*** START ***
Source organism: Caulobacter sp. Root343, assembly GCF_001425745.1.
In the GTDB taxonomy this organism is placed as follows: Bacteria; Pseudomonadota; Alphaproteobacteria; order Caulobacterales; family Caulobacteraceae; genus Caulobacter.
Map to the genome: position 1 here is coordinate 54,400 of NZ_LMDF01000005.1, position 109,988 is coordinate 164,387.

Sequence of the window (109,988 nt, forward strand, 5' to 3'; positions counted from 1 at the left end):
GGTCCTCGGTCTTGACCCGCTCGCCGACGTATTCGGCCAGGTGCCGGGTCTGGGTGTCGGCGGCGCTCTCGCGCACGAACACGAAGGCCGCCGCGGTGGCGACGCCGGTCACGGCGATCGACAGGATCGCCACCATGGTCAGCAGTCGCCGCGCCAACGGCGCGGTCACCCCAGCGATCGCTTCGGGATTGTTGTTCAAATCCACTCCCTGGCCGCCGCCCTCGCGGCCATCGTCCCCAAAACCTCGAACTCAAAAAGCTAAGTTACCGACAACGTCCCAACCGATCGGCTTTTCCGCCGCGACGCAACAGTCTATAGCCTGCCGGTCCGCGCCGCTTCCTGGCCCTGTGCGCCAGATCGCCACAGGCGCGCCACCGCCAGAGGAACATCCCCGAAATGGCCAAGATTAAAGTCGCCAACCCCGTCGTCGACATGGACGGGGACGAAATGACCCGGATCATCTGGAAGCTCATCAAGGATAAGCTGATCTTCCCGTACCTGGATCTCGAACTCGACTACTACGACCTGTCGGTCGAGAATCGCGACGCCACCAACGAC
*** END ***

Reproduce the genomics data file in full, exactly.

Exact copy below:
Source organism: Caulobacter sp. Root343, assembly GCF_001425745.1.
In the GTDB taxonomy this organism is placed as follows: Bacteria; Pseudomonadota; Alphaproteobacteria; order Caulobacterales; family Caulobacteraceae; genus Caulobacter.
Map to the genome: position 1 here is coordinate 54,400 of NZ_LMDF01000005.1, position 109,988 is coordinate 164,387.

Sequence of the window (109,988 nt, forward strand, 5' to 3'; positions counted from 1 at the left end):
GGTCCTCGGTCTTGACCCGCTCGCCGACGTATTCGGCCAGGTGCCGGGTCTGGGTGTCGGCGGCGCTCTCGCGCACGAACACGAAGGCCGCCGCGGTGGCGACGCCGGTCACGGCGATCGACAGGATCGCCACCATGGTCAGCAGTCGCCGCGCCAACGGCGCGGTCACCCCAGCGATCGCTTCGGGATTGTTGTTCAAATCCACTCCCTGGCCGCCGCCCTCGCGGCCATCGTCCCCAAAACCTCGAACTCAAAAAGCTAAGTTACCGACAACGTCCCAACCGATCGGCTTTTCCGCCGCGACGCAACAGTCTATAGCCTGCCGGTCCGCGCCGCTTCCTGGCCCTGTGCGCCAGATCGCCACAGGCGCGCCACCGCCAGAGGAACATCCCCGAAATGGCCAAGATTAAAGTCGCCAACCCCGTCGTCGACATGGACGGGGACGAAATGACCCGGATCATCTGGAAGCTCATCAAGGATAAGCTGATCTTCCCGTACCTGGATCTCGAACTCGACTACTACGACCTGTCGGTCGAGAATCGCGACGCCACCAACGAC